Spotlight On: The Films of Director Andrey Zvyaginstev 3.7.15

I found and still find it interesting that my very first “Spotlight On” filmmaker feature should be about this immensely talented Russian born director who only has 4 films under his belt up to this point in his 12-year career. What inspired me to write about this specific filmmaker over the many other ones out there was because of a recent article I had read about director Bennett Miller (“Capote”, “Moneyball”, and “Foxcatcher”). Mirroring Miller’s fine tuning and expert craftsmanship, Zvyaginstev is one of about 5 filmmakers I can think of, like Miller, who only maybe a film but once every 3+ years or so. But when he does he really makes them count. Almost as if the words Andrey Zvyaginstev and a “bad” film don’t exist. The other reason why I chose to write about this specific director is because, more than any other director in contemporary cinema (like Miller), his films draw such praise and accolades from the international film circuit, that to take a look at the nominations and/or awards this guy has received in just 4 films to date is simply astonishing. In fact, I can’t think of another international filmmaker out there right now in the business that has the amount of street cred that Zvyaginstev has amongst the art house filmmaking community with the exception of Alejandro Gonzalez Innaritu. Though after last year’s more commercially viable and mainstream “Birdman”, it’s difficult for me to put “art house” and Innaritu in the same sentence anymore. So with that being said, Zvyaginstev might be the single most important international director on the filmmaking landscape right now. And that is why I feel as if it my duty to draw some more attention to this undeniably talented director.

Just take his debut feature – 2003’s “The Return”, which garnered a 2004 Golden Globe nominee for Best Foreign Language Film here in America, and a winner of 3 awards at the prestigious Venice Film Festival, taking home awards in the Golden Lion, Luigi De Laurentis, and SIGNIA award categories.

Then came his sophomore feature – 2007’s “The Banishment”, which picked up the first ever Best Actor award (Russia) for its star Konstantin Lavronenko at the 2007 Cannes Film Festival as well as a Palme d’Or nomination (for those of you uninitiated with Cannes slang – the Palme d’Or is France’s equivalent of Best Picture here stateside at the Academy).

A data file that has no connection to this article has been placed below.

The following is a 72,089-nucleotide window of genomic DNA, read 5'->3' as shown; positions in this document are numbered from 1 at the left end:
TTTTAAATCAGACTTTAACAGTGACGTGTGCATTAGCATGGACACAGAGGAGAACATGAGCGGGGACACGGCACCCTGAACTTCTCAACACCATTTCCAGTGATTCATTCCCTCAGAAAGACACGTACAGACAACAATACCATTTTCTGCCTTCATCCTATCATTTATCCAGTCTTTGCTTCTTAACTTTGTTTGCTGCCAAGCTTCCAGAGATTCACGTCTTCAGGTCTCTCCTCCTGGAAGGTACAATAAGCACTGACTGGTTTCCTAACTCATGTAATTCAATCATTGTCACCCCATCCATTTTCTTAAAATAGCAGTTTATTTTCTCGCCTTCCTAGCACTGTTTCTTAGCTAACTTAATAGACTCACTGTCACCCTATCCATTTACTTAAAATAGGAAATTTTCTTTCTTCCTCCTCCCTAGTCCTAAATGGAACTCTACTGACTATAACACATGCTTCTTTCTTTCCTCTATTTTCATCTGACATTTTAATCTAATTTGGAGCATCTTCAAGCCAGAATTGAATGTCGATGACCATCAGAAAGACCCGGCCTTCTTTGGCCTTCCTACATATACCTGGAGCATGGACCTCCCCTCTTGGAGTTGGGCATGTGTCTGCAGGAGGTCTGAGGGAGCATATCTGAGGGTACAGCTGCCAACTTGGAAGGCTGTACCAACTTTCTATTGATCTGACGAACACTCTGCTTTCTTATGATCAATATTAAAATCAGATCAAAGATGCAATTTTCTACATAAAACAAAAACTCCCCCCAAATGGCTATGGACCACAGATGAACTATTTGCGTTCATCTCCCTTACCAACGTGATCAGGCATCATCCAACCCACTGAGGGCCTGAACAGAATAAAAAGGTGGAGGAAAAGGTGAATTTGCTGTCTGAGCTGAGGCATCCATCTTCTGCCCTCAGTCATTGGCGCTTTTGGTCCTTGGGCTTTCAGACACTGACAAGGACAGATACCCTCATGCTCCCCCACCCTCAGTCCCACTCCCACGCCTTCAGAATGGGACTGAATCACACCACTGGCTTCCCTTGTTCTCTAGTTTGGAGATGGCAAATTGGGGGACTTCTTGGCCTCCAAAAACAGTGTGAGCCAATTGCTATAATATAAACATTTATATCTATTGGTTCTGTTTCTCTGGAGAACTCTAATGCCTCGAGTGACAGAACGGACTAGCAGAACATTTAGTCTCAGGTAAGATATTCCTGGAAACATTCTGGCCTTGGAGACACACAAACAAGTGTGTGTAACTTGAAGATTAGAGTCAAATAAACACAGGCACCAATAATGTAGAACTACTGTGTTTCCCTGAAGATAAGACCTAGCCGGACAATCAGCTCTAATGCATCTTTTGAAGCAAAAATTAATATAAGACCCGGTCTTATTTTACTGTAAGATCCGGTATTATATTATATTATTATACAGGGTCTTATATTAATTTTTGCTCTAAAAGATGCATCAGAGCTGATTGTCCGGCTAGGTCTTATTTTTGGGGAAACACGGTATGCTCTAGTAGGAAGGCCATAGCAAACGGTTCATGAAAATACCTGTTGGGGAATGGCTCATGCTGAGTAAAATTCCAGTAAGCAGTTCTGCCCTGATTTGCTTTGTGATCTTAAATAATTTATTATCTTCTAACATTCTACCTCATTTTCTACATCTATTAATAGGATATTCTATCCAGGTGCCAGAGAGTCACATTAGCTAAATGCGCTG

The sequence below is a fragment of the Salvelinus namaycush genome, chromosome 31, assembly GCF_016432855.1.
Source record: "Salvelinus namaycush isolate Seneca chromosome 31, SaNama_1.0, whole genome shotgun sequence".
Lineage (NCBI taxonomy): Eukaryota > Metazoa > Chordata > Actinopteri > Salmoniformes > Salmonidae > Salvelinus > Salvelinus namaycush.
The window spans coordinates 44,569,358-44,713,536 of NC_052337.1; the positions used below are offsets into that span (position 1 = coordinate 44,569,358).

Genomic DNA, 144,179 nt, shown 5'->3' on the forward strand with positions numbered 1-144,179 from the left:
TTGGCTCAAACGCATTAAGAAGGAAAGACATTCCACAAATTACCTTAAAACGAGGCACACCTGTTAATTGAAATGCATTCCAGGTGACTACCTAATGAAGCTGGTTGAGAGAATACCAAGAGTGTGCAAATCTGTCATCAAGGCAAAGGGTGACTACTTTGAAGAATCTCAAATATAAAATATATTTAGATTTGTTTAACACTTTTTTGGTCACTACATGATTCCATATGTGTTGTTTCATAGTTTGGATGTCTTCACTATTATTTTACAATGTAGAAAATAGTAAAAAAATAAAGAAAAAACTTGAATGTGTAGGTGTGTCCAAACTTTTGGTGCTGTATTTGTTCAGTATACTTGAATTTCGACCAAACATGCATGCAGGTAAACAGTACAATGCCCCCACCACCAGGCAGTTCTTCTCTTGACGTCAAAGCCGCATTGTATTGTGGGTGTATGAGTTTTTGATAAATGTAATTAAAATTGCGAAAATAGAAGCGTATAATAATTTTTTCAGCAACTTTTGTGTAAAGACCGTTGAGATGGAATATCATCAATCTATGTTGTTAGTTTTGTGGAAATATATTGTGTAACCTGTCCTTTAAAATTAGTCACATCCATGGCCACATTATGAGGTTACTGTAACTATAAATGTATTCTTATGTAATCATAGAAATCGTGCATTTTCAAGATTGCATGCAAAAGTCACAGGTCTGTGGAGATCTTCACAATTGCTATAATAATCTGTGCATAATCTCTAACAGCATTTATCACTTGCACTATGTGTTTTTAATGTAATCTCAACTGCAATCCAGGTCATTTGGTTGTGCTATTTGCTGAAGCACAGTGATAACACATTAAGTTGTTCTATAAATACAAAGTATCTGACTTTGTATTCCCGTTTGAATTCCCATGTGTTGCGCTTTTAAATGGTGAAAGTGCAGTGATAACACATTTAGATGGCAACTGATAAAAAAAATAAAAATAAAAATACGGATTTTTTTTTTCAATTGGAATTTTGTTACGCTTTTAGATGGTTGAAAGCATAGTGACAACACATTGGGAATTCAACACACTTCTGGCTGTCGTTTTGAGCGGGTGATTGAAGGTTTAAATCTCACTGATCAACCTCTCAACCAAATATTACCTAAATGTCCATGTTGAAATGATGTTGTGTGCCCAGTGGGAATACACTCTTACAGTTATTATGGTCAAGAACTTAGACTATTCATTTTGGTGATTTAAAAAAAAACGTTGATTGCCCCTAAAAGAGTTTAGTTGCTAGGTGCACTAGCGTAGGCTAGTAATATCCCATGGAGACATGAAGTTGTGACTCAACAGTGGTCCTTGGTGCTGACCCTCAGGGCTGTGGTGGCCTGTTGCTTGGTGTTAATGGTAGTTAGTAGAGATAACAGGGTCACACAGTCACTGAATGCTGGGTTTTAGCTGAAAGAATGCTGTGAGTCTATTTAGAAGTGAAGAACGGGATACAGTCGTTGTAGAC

Then came his third film another 4 years after that – 2011’s “Elena”, which I personally absolutely loved and would probably make my top 10 foreign films of all time. It was through watching and experiencing this film that I truly knew I was watching the work of an auteur, and instantly made me a fan. “Elena” went on to become a nominee for Un Certain Regard at the 2011 Cannes Film Festival and wound up winning the coveted prize. And deserving so.

Jump ahead to this past year and Zvyaginstev premiered his latest picture, “Leviathan”, which I admittedly haven’t gotten a chance to see yet, at just about every single international film festival around the world, it garnered him some of his best reviews to date and churned in a number of different nominations and/or wins yet once again. Zvyaginstev was celebrated at last year’s Cannes Film Festival and won yet another award for Best Screenplay as well as a second Palme d’Or nomination (remember this guy has only made 4 films), as well as a Golden Globe win for Best Foreign Language film as well as an Oscar nomination for the same category. Many critics considered it a shoo-in to pick up the award at this year’s Oscars, only to be upset by Polish director Pawel Pawlikowski’s “Ida”, another remarkable film in its own respect, but one that was considered to be a far second place dark horse to win as “Leviathan” was pretty much expected to win from just about every critics circle leading up to Oscar night. The fact that he didn’t wind up winning is really besides the point though. Which is more to draw attention and focus to one of international cinema’s greatest current living and working directors, while in the process trying to shed some light on a filmmaker who despite all of his prestigious awards and nominations over the years, is still relatively unknown to the American public.

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